The Knowledge Gap: The hidden cause of America’s broken education system–and how to fix it

August 16, 2019 - Comment

The untold story of the root cause of America’s education crisis–and the seemingly endless cycle of multigenerational poverty. It was only after years within the education reform movement that Natalie Wexler stumbled across a hidden explanation for our country’s frustrating lack of progress when it comes to providing every child with a quality education. The

The untold story of the root cause of America’s education crisis–and the seemingly endless cycle of multigenerational poverty.

It was only after years within the education reform movement that Natalie Wexler stumbled across a hidden explanation for our country’s frustrating lack of progress when it comes to providing every child with a quality education. The problem wasn’t one of the usual scapegoats: lazy teachers, shoddy facilities, lack of accountability. It was something no one was talking about: the elementary school curriculum’s intense focus on decontextualized reading comprehension “skills” at the expense of actual knowledge. In the tradition of Dale Russakoff’s The Prize and Dana Goldstein’s The Teacher Wars, Wexler brings together history, research, and compelling characters to pull back the curtain on this fundamental flaw in our education system–one that fellow reformers, journalists, and policymakers have long overlooked, and of which the general public, including many parents, remains unaware.

But The Knowledge Gap isn’t just a story of what schools have gotten so wrong–it also follows innovative educators who are in the process of shedding their deeply ingrained habits, and describes the rewards that have come along: students who are not only excited to learn but are also acquiring the knowledge and vocabulary that will enable them to succeed. If we truly want to fix our education system and unlock the potential of our neediest children, we have no choice but to pay attention.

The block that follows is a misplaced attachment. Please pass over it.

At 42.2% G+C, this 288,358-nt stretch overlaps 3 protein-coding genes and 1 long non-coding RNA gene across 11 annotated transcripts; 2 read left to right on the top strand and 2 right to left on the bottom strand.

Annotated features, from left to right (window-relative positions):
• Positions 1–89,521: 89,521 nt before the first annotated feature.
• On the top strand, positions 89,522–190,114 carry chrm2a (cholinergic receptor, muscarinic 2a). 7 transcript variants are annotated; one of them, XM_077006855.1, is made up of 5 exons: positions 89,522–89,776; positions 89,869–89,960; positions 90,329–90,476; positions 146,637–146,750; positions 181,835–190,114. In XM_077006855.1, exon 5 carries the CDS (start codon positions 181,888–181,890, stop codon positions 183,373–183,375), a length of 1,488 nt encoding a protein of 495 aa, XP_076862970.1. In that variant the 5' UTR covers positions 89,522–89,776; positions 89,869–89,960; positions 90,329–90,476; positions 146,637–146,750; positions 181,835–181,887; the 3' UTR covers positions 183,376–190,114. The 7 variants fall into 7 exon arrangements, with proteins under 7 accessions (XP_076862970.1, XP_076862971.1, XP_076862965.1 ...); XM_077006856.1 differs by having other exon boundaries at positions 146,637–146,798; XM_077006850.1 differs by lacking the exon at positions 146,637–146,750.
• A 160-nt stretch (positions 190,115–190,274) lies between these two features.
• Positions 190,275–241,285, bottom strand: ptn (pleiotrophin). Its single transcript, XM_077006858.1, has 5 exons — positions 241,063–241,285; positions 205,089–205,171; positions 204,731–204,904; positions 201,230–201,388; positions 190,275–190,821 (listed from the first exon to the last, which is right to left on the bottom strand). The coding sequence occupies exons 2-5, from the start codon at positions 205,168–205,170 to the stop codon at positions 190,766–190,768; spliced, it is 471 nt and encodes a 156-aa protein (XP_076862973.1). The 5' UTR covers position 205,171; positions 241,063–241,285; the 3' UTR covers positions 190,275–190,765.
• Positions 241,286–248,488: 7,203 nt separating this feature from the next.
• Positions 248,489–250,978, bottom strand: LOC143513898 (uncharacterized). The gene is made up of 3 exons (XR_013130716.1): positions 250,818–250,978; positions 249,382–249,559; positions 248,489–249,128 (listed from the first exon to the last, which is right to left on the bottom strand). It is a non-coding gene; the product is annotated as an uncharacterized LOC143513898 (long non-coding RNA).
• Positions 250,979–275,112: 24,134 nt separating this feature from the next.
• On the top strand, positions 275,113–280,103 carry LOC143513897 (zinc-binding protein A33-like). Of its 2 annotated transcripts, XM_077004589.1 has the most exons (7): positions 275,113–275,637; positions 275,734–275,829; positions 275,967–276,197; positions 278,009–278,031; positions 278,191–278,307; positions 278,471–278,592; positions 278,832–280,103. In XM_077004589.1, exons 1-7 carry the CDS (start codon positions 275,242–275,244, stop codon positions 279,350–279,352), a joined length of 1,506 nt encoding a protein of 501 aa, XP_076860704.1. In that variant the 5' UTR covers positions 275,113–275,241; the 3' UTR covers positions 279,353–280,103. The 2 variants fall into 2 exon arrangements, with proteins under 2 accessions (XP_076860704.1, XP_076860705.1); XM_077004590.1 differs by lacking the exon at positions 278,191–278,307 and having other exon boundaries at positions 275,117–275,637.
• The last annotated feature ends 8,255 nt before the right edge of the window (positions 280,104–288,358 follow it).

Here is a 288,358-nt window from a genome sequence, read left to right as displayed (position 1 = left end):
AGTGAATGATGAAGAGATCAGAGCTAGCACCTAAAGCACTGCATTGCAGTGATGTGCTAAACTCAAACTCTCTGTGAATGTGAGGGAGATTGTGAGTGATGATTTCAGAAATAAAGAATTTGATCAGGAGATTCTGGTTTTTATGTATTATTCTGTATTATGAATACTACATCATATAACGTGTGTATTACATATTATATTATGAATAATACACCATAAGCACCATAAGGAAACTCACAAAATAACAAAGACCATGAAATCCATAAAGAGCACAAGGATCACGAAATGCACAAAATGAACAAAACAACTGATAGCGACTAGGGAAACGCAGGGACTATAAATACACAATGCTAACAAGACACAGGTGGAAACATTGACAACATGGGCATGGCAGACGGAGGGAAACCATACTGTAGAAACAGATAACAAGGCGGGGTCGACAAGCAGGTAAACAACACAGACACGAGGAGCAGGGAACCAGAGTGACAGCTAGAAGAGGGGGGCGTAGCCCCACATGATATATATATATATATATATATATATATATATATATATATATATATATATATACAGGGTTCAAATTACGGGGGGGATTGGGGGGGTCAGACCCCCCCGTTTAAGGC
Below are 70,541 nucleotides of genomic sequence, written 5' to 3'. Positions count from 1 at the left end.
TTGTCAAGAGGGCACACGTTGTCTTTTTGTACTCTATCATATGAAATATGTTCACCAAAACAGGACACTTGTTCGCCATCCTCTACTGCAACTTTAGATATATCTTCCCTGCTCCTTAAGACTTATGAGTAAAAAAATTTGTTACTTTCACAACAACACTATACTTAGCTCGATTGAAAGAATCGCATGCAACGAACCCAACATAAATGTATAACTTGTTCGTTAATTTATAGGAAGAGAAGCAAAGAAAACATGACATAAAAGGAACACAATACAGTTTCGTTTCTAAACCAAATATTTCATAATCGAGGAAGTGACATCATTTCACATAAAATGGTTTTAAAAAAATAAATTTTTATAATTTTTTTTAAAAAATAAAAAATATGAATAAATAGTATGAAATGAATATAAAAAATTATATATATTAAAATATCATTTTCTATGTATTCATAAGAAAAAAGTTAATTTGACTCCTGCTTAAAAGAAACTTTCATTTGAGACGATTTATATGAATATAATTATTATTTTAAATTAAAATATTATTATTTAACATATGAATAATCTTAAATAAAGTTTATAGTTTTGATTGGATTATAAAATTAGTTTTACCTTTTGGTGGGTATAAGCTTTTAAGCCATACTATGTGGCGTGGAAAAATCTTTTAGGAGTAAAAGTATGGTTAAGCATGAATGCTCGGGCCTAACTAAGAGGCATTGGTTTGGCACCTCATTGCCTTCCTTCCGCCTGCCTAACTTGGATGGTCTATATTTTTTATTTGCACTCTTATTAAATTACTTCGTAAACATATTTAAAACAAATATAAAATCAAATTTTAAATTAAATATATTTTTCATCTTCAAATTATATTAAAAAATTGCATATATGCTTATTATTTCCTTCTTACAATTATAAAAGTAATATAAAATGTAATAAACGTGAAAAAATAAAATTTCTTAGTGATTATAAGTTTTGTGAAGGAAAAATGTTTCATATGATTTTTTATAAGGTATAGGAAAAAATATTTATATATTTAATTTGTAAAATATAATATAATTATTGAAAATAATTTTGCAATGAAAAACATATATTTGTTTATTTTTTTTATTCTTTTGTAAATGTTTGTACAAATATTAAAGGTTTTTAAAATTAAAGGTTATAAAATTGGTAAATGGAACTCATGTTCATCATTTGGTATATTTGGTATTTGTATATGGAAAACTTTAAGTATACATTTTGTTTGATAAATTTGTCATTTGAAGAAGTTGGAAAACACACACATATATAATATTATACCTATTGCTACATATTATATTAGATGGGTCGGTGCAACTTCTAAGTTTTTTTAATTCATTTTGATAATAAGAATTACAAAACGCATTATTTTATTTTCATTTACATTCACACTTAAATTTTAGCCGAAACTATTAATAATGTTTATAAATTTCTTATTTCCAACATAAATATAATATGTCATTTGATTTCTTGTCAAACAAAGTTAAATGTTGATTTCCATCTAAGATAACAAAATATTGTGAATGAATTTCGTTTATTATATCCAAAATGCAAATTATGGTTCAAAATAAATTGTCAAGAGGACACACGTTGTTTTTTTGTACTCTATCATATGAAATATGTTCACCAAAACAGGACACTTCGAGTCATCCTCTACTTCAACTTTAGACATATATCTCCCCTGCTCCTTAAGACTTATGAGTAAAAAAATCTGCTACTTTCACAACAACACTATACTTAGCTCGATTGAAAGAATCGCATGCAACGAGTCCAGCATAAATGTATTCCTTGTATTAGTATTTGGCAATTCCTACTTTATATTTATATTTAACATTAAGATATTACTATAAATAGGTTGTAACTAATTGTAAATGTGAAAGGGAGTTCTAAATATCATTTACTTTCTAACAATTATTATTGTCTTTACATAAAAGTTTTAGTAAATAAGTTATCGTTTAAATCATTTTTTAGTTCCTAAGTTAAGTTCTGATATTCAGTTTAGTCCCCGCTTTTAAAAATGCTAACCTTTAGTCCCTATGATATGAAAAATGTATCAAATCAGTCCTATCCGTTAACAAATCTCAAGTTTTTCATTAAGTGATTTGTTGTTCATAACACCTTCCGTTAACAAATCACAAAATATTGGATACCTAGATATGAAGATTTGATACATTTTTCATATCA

Comments

Anonymous says:

A must read for anyone with a stake in education I read this book as a parent of young elementary students. Over the last several years, I’ve read Daniel Willingham’s and E.D. Hirsch, Jr.’s books and articles on reading and the importance of a content rich curriculum in the early grades. I’ve also read the book Natalie Wexler’s co-authored, The Writing Revolution. So I was very eager to get my hands on this book as soon as it came out!Essentially, the majority of US elementary schools use language arts curriculum that attempts…

Anonymous says:

The importance of knowledge has been overlooked What I learned:Content knowledge can not take the backseatFoundational skills and knowledge development must occur simultaneouslyTeaching content is teaching reading…Teachers can help struggling readers by helping them build background knowledge on a variety of topicsPublic schools can no longer ignore the fact that high quality education must integrate knowledge with reading skills, especially in the early grades

Anonymous says:

Knowledge>Skills!! ECE/Elementary educators—read this! I have never left a review before but this book really impressed me. I am just starting out in my teaching career, this will be my 3rd year in elementary teaching. Having taught at a charter school in Washington DC last year that uses much of the skilled-based instruction discussed in the book, this book identified so many issues I had with it. I’ve now switched to a charter network that uses the CKLA knowledge based curriculum discussed in the book and so much of the data and stories cited…

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